Archive for April, 2011

Review of the Bridge String Quartet playing The Seven Last Words from the Cross in The Lady Chapel Ely Cathedral on Friday 22nd April 2011

April 23, 2011

 Good Friday (April 22nd) in the Lady Chapel, Ely Cathedral featured a most appropriate concert performed by a first-class string quartet: the Bridge String Quartet. Colin Twigg (violin), Catherine Schofield (violin), Michael Schofield (viola) and Lucy Wilding (‘cello) synchronized perfectly in their performance of The Seven Last Words from the Cross by Josef Haydn. This particular part of the Cathedral is renowned for its echoing acoustics yet these musicians created an awe-inspiring texture of clear, firm, warm harmonies and sequences that centred perfectly on the core of the notes.  These performers knew what they were doing and throughout the concert they balanced perfectly, their wonderful control allowing key melodic phrases to rise magnificently over a web of subtle differences and changes of expression.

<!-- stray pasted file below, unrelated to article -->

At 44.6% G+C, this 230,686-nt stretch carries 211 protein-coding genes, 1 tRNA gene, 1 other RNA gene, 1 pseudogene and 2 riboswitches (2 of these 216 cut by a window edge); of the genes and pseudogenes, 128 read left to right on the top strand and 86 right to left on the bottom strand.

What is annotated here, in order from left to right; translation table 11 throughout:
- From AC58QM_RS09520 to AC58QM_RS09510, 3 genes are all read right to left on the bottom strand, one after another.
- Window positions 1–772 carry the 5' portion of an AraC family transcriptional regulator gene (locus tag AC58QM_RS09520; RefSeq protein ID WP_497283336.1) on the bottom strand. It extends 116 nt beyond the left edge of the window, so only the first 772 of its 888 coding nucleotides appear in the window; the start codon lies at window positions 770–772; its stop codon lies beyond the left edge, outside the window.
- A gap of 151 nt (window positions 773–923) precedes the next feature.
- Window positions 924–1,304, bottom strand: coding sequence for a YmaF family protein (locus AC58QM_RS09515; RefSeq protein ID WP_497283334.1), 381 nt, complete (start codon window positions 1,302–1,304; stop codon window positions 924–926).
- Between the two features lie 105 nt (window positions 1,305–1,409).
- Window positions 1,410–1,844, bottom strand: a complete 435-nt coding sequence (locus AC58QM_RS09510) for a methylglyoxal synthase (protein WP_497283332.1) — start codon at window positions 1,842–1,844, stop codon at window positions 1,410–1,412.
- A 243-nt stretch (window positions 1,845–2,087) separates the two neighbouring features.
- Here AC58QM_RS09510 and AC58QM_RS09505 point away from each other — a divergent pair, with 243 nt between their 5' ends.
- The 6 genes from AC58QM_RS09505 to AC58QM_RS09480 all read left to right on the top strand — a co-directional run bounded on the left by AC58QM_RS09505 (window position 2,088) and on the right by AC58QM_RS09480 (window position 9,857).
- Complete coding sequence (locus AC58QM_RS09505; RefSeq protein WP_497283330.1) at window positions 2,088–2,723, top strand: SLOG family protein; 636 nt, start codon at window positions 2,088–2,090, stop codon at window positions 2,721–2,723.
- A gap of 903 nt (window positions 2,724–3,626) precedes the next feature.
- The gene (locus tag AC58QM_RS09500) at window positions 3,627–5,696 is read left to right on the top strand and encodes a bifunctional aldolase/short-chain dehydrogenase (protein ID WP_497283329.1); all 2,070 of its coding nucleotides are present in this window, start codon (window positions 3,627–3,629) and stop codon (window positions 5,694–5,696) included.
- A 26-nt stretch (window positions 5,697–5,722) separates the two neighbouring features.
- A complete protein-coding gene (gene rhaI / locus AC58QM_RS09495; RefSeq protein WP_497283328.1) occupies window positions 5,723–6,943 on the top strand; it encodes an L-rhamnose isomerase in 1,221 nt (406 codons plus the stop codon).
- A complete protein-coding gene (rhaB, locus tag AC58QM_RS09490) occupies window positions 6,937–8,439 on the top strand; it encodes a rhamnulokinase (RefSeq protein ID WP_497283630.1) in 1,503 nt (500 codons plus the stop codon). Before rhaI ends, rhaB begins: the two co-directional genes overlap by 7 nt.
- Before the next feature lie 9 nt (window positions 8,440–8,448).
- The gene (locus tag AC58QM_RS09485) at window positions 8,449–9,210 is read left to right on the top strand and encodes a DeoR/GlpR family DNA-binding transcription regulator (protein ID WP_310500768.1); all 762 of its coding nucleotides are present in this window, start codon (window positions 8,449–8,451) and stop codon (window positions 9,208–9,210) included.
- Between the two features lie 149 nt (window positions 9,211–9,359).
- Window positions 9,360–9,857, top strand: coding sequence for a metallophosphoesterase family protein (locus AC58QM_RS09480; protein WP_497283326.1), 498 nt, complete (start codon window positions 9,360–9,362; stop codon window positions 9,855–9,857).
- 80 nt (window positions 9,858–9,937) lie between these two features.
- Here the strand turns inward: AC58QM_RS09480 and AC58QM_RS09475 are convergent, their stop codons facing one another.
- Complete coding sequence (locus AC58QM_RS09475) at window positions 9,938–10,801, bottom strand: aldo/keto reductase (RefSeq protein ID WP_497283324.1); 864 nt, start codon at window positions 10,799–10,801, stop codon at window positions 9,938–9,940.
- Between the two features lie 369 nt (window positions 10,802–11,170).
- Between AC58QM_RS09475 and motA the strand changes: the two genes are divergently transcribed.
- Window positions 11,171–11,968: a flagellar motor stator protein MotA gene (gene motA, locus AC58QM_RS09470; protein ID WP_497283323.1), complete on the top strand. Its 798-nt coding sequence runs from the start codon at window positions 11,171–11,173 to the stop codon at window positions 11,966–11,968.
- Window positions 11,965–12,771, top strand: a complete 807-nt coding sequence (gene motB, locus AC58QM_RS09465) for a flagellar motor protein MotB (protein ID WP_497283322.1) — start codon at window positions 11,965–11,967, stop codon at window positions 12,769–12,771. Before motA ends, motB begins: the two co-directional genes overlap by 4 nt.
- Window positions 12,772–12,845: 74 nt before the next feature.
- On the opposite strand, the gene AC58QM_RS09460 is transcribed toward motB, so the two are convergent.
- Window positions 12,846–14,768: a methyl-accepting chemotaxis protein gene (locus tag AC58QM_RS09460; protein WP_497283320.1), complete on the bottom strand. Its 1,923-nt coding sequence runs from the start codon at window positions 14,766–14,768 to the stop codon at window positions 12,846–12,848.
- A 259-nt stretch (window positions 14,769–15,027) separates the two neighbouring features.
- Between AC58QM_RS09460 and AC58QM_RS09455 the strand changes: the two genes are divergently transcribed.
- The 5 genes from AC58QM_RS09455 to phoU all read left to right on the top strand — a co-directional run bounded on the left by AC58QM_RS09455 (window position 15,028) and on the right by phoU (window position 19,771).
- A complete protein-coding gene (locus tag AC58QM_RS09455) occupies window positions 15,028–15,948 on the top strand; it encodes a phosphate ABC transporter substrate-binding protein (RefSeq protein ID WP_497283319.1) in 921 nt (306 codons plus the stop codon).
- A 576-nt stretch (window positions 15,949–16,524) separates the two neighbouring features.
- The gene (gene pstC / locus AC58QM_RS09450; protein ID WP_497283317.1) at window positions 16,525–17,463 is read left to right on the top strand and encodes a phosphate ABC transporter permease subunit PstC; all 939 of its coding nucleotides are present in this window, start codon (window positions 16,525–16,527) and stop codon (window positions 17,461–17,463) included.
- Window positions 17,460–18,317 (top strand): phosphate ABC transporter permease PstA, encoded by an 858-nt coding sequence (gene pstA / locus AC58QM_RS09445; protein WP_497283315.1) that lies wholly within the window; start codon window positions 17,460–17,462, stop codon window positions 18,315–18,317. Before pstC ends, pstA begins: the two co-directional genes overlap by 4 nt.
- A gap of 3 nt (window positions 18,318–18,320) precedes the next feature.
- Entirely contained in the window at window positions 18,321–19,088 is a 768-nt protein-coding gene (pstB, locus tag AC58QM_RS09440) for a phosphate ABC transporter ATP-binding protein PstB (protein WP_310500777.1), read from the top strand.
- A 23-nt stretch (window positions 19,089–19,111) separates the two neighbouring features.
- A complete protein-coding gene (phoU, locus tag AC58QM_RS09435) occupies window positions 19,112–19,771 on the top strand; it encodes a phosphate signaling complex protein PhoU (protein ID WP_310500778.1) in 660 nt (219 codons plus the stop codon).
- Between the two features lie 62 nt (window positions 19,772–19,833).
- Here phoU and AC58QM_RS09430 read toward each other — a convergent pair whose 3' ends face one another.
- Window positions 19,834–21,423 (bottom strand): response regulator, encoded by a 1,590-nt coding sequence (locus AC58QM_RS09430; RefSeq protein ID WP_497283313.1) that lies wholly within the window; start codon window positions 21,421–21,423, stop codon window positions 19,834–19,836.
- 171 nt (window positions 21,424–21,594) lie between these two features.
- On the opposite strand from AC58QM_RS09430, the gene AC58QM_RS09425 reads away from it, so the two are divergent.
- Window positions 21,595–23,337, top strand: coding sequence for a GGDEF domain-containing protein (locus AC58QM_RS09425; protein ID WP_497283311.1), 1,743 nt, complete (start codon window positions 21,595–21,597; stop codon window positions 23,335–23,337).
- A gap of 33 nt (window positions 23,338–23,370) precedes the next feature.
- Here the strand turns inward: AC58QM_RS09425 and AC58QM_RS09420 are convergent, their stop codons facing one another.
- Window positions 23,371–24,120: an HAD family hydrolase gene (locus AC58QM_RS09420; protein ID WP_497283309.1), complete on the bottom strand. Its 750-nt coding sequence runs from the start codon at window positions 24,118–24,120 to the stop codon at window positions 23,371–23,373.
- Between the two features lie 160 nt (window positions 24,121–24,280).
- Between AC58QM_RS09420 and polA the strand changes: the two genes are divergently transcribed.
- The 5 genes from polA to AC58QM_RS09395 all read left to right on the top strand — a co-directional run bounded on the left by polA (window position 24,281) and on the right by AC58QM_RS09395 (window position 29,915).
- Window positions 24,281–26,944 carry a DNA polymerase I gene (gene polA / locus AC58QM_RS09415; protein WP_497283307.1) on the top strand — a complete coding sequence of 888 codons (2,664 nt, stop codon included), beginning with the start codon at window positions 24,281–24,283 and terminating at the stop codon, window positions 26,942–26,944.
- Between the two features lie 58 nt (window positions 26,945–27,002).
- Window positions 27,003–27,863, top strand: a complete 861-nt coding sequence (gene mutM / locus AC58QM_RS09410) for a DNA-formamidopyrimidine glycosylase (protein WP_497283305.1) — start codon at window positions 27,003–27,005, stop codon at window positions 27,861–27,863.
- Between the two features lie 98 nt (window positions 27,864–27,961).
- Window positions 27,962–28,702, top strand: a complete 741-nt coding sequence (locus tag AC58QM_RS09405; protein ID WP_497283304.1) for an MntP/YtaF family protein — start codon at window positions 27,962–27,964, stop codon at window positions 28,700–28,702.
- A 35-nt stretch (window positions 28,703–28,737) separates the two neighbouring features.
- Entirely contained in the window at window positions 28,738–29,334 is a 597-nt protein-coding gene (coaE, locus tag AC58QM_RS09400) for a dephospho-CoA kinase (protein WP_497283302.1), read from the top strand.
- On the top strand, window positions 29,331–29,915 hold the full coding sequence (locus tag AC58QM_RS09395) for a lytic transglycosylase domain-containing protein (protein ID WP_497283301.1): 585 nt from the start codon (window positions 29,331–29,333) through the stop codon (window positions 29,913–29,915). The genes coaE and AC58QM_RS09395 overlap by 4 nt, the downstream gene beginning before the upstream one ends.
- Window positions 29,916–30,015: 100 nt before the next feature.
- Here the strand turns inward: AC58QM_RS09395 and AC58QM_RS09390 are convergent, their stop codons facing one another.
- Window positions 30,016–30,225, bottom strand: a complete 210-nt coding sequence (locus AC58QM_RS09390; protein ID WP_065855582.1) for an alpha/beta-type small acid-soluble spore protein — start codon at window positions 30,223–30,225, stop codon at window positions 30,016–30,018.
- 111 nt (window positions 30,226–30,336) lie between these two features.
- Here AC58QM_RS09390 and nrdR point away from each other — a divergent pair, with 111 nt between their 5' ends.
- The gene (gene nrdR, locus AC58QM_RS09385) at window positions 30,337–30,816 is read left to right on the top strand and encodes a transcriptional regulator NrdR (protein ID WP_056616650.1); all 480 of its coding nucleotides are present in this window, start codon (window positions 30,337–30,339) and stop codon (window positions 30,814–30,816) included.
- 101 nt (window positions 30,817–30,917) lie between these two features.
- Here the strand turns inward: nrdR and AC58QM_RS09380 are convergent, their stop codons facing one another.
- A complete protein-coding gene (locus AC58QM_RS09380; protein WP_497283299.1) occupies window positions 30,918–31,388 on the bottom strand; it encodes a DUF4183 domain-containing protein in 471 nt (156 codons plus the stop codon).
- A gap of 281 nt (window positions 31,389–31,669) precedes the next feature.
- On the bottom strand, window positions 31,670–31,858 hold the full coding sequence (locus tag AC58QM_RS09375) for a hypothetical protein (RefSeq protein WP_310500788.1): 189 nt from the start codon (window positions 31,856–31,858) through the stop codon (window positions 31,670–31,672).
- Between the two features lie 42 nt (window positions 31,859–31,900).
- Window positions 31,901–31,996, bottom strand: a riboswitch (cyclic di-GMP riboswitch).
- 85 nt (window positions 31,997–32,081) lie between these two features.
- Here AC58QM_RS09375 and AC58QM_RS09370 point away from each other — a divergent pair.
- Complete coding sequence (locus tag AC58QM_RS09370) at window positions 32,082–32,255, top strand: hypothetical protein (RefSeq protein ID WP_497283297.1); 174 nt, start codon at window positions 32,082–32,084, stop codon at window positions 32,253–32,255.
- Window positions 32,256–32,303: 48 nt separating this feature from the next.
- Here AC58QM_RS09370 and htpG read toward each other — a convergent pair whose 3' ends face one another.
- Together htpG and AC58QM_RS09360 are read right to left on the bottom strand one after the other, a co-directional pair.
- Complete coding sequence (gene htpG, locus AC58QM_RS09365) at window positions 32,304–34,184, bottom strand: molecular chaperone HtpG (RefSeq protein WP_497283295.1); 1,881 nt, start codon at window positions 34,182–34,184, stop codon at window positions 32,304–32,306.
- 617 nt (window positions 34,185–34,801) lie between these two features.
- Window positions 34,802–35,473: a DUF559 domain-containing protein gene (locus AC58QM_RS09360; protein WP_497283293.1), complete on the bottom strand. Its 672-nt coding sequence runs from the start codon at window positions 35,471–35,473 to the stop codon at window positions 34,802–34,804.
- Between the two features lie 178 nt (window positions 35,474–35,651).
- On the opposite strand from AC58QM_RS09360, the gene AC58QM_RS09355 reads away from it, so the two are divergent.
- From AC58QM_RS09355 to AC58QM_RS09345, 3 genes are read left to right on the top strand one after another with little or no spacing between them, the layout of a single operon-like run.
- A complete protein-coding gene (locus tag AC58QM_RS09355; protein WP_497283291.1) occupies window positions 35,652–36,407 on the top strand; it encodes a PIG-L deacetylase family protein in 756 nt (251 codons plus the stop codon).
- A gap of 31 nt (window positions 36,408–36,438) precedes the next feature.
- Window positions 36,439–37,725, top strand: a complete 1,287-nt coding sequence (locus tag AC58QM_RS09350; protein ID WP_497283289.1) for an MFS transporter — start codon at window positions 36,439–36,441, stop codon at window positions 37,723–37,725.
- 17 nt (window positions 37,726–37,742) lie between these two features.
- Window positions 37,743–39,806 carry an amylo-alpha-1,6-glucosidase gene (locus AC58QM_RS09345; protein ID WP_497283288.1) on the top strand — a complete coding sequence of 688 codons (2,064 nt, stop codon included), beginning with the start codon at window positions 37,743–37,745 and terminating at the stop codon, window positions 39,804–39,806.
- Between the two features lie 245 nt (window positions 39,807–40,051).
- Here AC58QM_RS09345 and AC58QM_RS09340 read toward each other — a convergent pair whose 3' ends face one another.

This work was in seven movements. After an affirmative introduction, each movement was preceded by a reading of meditations by Canon David Pritchard and these texts formed the inspiration for the following movements.   Haydn himself had commented how difficult it was to compose so many consecutive slow movements without ‘fatiguing’ the audience but these instrumentalists managed to create enough variety to hold the interest with their phenomenal technique as they eased every nuance of expression from the score.

Even soft, repeated notes were given new life in Father, forgive them …     The next movement, Today thou shalt be with me in Paradise contained an uplifting pizzicato section in which plucked strings added lightness after the lyrical melancholic melodic material of the violin. Woman, behold they son …  featured an especially warm texture with full contributions from all members of the quartet. This was followed by the music of My God, my God, why hast Thou forsaken me? which almost sang the words of the text especially in the opening poignant ‘cry’. Pizzicato again brought a change of colour in I thirst. The successive short notes pictured droplets of water which soon developed to reflect the feelings of anxiety the text inspired. Long sweeping unison notes embraced the finality of It is finished while in Father, into Thy hands I commend my spirit the instruments almost breathed a sensation of resignation before breaking out into the shocking drama of The earthquake.

The concert was very well supported and was a most fitting introduction to Easter.